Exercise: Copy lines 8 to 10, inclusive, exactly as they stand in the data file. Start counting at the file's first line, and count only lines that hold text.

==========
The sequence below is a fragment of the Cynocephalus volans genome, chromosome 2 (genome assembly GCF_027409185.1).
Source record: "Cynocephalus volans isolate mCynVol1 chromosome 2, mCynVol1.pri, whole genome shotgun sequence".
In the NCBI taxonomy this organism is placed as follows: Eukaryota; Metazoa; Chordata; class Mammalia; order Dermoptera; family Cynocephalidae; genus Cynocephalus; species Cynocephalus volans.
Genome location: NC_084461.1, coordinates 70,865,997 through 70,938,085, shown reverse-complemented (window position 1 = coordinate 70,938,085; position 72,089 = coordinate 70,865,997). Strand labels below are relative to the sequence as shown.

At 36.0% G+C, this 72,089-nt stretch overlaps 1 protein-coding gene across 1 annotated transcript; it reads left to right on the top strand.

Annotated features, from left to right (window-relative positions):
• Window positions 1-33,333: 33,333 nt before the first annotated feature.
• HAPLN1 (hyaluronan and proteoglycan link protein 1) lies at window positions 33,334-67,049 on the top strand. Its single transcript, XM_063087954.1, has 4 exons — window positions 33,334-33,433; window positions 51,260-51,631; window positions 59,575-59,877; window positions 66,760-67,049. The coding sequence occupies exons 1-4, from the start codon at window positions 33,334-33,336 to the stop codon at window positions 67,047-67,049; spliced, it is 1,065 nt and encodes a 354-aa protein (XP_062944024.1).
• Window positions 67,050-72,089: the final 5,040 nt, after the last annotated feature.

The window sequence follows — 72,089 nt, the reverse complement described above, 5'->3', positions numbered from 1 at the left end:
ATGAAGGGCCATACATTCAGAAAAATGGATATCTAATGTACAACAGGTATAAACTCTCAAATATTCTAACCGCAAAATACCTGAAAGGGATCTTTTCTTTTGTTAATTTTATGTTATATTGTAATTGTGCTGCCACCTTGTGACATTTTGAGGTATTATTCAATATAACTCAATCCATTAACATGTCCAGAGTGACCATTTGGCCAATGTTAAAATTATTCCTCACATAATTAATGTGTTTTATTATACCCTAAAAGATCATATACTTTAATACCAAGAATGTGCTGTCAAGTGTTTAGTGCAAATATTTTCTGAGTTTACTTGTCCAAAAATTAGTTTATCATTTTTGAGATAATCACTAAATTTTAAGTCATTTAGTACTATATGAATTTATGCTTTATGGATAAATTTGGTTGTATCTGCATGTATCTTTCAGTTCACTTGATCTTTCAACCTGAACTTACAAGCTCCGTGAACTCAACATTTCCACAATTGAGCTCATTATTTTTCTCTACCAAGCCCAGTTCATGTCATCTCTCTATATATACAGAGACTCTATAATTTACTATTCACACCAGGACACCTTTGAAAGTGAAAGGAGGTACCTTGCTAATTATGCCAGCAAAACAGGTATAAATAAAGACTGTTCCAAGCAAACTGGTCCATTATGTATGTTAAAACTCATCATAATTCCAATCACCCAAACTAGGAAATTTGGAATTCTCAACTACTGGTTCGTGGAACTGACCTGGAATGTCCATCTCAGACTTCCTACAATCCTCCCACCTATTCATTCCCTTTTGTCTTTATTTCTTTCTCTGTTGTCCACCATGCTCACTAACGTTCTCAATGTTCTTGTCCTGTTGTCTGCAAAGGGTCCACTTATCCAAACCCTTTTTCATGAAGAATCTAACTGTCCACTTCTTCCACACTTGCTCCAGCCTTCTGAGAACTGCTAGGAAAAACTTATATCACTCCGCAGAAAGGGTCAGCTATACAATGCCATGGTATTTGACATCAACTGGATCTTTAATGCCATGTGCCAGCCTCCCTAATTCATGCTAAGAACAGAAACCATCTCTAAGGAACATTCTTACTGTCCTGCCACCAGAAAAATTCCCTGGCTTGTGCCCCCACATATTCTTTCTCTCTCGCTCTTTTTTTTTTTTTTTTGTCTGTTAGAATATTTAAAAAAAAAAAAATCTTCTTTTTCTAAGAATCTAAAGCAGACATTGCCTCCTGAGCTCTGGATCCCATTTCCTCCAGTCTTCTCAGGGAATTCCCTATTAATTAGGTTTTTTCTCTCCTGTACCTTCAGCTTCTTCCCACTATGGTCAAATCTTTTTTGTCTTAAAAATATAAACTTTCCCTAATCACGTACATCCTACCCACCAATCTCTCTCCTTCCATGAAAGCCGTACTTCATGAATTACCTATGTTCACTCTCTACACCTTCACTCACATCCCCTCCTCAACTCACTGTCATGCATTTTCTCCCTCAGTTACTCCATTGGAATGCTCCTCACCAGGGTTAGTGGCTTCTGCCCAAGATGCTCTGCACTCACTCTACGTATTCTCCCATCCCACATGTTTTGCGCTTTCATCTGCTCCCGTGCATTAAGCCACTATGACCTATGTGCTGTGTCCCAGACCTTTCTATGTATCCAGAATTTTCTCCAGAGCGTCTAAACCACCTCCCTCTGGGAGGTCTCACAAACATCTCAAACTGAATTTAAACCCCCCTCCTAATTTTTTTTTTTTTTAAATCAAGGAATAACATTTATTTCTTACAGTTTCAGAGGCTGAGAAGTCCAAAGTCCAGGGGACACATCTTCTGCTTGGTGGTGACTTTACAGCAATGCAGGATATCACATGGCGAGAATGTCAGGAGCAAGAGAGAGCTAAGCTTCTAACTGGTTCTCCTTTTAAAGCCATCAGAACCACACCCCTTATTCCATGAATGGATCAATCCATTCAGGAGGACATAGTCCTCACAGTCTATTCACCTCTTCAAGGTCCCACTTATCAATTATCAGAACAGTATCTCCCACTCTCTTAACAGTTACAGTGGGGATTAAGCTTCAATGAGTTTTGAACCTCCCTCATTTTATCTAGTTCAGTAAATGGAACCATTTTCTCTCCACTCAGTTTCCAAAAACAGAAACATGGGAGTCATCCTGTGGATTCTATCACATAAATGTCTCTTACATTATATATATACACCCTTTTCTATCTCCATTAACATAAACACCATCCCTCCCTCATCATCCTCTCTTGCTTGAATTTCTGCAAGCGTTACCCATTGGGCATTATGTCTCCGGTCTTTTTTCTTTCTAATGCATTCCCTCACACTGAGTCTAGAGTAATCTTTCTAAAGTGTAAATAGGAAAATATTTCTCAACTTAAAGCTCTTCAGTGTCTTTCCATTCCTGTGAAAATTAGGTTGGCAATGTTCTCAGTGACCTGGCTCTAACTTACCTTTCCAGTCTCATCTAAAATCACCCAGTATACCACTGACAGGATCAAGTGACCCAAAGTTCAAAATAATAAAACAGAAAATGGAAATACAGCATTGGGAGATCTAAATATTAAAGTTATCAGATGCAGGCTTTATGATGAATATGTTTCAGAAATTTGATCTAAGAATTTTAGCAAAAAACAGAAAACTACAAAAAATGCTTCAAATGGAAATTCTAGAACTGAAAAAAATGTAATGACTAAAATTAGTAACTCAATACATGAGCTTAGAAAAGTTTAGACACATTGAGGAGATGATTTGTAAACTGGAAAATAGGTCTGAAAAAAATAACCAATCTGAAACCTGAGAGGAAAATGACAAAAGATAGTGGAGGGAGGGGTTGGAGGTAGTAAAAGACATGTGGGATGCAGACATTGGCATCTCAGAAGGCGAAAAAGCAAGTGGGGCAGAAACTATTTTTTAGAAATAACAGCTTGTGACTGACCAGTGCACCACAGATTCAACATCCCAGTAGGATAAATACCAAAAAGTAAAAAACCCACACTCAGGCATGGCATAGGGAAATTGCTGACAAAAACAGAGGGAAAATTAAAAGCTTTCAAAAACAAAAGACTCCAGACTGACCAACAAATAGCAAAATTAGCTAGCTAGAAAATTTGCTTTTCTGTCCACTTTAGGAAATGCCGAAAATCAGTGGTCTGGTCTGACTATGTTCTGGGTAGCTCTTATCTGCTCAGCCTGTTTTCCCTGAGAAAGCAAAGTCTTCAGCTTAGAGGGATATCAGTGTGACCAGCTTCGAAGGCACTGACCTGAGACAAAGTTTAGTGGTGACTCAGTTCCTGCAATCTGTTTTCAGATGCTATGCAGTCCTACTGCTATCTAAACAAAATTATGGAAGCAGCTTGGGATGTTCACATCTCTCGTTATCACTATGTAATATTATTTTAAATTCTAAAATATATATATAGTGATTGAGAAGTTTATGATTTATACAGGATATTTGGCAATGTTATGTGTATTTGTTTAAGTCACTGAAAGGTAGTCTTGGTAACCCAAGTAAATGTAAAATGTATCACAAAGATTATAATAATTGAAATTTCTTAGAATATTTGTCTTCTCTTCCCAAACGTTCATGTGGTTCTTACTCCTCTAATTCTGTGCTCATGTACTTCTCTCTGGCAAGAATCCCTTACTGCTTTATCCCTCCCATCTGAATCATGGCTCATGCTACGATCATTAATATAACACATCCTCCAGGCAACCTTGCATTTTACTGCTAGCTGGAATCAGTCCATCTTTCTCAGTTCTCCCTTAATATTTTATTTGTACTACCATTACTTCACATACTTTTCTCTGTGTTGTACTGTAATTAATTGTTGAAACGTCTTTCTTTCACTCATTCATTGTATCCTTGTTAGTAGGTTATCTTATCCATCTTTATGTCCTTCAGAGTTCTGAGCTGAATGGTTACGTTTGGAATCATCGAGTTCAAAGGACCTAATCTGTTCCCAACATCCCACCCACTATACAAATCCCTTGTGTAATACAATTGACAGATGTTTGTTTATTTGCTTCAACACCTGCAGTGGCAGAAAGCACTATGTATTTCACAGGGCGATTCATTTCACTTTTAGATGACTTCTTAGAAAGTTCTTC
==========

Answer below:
• HAPLN1 (hyaluronan and proteoglycan link protein 1) lies at window positions 33,334-67,049 on the top strand. Its single transcript, XM_063087954.1, has 4 exons — window positions 33,334-33,433; window positions 51,260-51,631; window positions 59,575-59,877; window positions 66,760-67,049. The coding sequence occupies exons 1-4, from the start codon at window positions 33,334-33,336 to the stop codon at window positions 67,047-67,049; spliced, it is 1,065 nt and encodes a 354-aa protein (XP_062944024.1).
• Window positions 67,050-72,089: the final 5,040 nt, after the last annotated feature.

The window sequence follows — 72,089 nt, the reverse complement described above, 5'->3', positions numbered from 1 at the left end: